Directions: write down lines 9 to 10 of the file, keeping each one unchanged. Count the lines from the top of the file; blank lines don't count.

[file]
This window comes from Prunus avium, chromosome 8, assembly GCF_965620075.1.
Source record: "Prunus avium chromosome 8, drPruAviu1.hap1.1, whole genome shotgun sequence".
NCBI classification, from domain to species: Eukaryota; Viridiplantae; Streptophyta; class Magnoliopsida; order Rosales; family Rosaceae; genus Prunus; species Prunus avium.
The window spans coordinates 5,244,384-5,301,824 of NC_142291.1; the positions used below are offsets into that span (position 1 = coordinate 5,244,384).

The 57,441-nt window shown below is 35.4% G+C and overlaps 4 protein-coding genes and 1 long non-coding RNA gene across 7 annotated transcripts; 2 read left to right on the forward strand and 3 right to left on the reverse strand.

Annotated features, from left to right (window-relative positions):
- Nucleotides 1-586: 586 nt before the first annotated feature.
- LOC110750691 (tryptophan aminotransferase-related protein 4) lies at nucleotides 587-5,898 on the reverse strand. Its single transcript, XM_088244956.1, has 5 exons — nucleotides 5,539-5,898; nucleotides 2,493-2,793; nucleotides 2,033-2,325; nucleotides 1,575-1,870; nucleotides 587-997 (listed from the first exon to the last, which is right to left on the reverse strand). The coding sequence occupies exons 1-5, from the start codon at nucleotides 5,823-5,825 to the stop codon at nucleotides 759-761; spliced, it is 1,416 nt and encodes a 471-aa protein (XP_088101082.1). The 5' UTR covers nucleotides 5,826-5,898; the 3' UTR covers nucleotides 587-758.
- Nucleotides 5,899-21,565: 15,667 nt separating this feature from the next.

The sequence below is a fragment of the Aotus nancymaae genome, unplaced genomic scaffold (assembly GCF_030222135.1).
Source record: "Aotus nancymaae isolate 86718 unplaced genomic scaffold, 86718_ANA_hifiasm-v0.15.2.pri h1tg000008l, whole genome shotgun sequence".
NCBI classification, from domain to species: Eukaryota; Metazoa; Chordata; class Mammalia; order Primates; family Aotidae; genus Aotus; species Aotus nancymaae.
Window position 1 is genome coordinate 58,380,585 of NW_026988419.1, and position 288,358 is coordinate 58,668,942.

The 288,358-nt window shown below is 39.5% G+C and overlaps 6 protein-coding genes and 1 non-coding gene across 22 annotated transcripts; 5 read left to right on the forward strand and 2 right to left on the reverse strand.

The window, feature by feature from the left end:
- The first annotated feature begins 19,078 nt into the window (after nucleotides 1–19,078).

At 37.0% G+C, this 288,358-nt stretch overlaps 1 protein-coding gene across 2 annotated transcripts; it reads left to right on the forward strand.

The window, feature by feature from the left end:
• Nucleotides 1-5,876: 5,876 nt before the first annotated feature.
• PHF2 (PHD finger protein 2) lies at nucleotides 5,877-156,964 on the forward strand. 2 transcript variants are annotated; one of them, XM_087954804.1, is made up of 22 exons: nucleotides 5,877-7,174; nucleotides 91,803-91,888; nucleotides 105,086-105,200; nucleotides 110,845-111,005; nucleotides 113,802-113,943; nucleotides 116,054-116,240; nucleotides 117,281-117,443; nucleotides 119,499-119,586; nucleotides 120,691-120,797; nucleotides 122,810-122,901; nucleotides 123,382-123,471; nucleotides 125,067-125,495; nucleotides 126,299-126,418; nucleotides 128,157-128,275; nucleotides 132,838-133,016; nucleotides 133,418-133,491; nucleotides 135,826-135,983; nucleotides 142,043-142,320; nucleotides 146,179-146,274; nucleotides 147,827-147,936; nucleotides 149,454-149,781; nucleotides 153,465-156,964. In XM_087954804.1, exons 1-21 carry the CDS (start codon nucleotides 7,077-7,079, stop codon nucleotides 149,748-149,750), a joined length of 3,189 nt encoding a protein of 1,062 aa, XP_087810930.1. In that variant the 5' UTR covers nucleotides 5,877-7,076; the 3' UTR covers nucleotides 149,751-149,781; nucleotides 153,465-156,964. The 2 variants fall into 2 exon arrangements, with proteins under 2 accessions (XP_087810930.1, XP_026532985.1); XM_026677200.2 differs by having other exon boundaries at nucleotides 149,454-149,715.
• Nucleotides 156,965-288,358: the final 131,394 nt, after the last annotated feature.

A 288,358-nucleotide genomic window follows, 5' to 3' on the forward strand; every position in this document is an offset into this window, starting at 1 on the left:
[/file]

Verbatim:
- Nucleotides 5,899-21,565: 15,667 nt separating this feature from the next.

The sequence below is a fragment of the Aotus nancymaae genome, unplaced genomic scaffold (assembly GCF_030222135.1).